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Molecules 2017, 22(12), 2174; https://doi.org/10.3390/molecules22122174

Selenazolinium Salts as “Small Molecule Catalysts” with High Potency against ESKAPE Bacterial Pathogens

1
Department of Technology and Biotechnology of Drugs, Faculty of Pharmacy, Jagiellonian University, Medical College, ul. Medyczna 9, 30-688 Cracow, Poland
2
Bioorganic Chemistry, School of Pharmacy, University of Saarland, Campus B2.1, D-66123 Saarbruecken, Germany
3
Institute of Medical Microbiology and Hygiene, Saarland University, D-66421 Homburg, Germany
4
Department of Medicinal Chemistry, Latvian Institute of Organic Synthesis, Aizkraukles 21, LV-1006 Riga, Latvia
These authors contributed equally to this work.
*
Author to whom correspondence should be addressed.
Received: 3 November 2017 / Revised: 29 November 2017 / Accepted: 5 December 2017 / Published: 8 December 2017
(This article belongs to the Special Issue Small Molecule Catalysts with Therapeutic Potential)
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Abstract

In view of the pressing need to identify new antibacterial agents able to combat multidrug-resistant bacteria, we investigated a series of fused selenazolinium derivatives (18) regarding their in vitro antimicrobial activities against 25 ESKAPE-pathogen strains. Ebselen was used as reference compound. Most of the selenocompounds demonstrated an excellent in vitro activity against all S. aureus strains, with activities comparable to or even exceeding the one of ebselen. In contrast to ebselen, some selenazolinium derivatives (1, 3, and 7) even displayed significant actions against all Gram-negative pathogens tested. The 3-bromo-2-(1-hydroxy-1-methylethyl)[1,2]selenazolo[2,3-a]pyridinium chloride (1) was particularly active (minimum inhibitory concentrations, MICs: 0.31–1.24 µg/mL for MRSA, and 0.31–2.48 µg/mL for Gram-negative bacteria) and devoid of any significant mutagenicity in the Ames assay. Our preliminary mechanistic studies in cell culture indicated that their mode of action is likely to be associated with an alteration of intracellular levels of glutathione and cysteine thiols of different proteins in the bacterial cells, hence supporting the idea that such compounds interact with the intracellular thiolstat. This alteration of pivotal cysteine residues is most likely the result of a direct or catalytic oxidative modification of such residues by the highly reactive selenium species (RSeS) employed. View Full-Text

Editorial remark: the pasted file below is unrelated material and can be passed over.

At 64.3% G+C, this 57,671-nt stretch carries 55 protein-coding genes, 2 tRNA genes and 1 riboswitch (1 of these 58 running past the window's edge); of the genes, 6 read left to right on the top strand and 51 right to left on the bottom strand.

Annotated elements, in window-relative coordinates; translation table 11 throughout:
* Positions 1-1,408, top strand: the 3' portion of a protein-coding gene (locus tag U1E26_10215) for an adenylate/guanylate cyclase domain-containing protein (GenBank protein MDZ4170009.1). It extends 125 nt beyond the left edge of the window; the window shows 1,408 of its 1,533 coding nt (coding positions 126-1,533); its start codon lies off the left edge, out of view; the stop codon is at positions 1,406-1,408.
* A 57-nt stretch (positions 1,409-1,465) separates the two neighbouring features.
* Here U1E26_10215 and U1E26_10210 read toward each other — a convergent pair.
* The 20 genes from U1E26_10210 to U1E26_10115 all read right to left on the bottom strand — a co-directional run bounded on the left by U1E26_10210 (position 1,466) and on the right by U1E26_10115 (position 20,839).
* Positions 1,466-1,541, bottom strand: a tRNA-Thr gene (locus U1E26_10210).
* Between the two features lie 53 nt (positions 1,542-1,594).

Keywords: selenazolinium salts; ebselen; RSeS; multidrug resistance; MRSA; ESKAPE pathogens; antibacterial agents selenazolinium salts; ebselen; RSeS; multidrug resistance; MRSA; ESKAPE pathogens; antibacterial agents
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This is an open access article distributed under the Creative Commons Attribution License which permits unrestricted use, distribution, and reproduction in any medium, provided the original work is properly cited. (CC BY 4.0).

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Witek, K.; Nasim, M.J.; Bischoff, M.; Gaupp, R.; Arsenyan, P.; Vasiljeva, J.; Marć, M.A.; Olejarz, A.; Latacz, G.; Kieć-Kononowicz, K.; Handzlik, J.; Jacob, C. Selenazolinium Salts as “Small Molecule Catalysts” with High Potency against ESKAPE Bacterial Pathogens. Molecules 2017, 22, 2174.

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